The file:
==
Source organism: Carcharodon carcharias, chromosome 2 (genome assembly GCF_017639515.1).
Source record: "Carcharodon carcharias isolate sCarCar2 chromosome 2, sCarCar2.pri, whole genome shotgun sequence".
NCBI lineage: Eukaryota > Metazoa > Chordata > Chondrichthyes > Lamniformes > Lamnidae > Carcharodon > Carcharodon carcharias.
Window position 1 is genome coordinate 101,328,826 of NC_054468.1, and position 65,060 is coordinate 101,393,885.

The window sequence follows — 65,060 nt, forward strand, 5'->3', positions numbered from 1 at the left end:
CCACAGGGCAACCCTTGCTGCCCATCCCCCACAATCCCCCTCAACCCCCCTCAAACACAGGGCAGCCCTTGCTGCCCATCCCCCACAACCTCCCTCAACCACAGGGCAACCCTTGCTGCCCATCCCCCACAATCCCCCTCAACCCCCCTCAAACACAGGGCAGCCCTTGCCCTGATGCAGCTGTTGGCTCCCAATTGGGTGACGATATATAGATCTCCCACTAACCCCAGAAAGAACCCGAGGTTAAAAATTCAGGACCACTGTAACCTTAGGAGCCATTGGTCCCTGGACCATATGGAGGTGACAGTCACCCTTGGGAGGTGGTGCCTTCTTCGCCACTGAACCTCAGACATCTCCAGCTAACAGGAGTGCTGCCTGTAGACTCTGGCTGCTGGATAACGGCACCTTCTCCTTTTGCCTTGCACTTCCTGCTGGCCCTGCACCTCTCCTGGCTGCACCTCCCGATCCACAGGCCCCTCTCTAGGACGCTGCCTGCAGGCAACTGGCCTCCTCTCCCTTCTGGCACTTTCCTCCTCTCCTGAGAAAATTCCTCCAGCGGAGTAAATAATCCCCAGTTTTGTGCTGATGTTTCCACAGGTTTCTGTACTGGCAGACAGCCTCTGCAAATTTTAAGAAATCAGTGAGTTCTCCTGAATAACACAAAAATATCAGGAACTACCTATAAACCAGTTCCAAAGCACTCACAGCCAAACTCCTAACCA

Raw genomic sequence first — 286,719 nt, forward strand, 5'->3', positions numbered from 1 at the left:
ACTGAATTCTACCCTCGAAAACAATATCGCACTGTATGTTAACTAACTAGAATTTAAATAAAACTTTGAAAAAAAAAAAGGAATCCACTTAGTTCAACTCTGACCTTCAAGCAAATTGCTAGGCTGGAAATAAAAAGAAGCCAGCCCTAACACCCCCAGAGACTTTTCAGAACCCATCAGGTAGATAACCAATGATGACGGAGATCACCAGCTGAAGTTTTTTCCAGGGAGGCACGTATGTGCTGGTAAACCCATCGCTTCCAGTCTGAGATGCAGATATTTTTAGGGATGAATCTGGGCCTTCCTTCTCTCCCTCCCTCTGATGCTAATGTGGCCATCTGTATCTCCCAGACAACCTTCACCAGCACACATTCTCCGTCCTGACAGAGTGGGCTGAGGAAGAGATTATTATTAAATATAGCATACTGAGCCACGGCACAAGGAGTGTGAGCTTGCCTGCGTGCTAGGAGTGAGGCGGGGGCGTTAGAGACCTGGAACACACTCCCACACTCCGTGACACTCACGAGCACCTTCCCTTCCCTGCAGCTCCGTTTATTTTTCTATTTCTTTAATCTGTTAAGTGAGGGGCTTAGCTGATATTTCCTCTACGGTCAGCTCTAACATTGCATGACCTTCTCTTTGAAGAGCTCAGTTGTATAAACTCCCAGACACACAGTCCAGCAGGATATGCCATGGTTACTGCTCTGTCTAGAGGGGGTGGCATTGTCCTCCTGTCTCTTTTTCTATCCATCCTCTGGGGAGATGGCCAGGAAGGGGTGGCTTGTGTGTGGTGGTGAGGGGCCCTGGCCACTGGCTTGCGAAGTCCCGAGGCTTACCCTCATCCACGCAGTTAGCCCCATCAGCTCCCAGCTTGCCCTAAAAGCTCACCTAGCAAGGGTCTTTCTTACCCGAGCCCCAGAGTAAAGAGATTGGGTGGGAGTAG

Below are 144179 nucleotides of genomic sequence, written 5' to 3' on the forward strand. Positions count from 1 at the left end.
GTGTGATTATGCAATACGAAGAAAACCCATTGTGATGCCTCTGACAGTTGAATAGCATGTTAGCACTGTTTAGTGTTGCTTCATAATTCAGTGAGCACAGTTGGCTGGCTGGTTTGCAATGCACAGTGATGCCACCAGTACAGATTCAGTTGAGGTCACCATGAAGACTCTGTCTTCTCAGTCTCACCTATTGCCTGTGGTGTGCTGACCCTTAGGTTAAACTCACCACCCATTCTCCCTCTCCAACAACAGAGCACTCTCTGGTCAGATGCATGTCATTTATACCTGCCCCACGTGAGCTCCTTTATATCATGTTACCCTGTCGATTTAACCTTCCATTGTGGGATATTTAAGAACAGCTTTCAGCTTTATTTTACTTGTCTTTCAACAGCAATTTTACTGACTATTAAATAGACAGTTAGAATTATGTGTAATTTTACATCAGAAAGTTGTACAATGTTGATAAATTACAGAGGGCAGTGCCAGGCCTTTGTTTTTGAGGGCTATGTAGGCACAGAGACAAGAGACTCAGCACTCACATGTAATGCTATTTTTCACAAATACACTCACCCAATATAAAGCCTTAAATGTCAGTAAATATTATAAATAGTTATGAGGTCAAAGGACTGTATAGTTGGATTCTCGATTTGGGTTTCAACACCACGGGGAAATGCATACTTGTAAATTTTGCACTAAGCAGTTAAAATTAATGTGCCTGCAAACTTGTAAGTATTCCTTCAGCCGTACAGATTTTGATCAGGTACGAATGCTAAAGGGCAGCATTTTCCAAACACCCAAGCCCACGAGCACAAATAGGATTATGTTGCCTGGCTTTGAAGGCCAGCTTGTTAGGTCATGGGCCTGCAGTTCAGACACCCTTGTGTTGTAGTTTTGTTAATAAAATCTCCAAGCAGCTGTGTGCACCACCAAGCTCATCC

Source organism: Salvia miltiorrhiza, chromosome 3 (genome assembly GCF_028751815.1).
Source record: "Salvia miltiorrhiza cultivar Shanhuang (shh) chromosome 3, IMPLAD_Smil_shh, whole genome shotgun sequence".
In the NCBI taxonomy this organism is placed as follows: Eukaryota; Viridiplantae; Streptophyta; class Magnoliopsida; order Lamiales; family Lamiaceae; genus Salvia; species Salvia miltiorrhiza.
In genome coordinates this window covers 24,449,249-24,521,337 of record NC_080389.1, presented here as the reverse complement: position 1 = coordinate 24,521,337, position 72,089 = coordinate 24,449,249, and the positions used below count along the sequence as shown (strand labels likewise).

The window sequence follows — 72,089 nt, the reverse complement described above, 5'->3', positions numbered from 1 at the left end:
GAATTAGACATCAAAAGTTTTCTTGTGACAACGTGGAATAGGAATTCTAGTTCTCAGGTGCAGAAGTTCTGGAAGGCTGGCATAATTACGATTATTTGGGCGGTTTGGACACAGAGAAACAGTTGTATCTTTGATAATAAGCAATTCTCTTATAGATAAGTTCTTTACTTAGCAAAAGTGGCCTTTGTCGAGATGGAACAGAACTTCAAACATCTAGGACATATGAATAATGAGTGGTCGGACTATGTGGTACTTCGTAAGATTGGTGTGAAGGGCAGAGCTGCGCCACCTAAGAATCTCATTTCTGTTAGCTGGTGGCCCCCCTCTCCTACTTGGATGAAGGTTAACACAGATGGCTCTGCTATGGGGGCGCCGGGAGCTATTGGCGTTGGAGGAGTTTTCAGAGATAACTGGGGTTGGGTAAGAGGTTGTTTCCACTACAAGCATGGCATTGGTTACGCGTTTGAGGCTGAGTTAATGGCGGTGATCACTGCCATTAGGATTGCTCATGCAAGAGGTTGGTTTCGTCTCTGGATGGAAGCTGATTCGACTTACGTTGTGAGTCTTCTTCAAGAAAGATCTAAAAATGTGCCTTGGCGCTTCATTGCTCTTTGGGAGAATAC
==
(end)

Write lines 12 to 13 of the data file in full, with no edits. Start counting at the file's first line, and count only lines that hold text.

Source record: "Salvia miltiorrhiza cultivar Shanhuang (shh) chromosome 3, IMPLAD_Smil_shh, whole genome shotgun sequence".
In the NCBI taxonomy this organism is placed as follows: Eukaryota; Viridiplantae; Streptophyta; class Magnoliopsida; order Lamiales; family Lamiaceae; genus Salvia; species Salvia miltiorrhiza.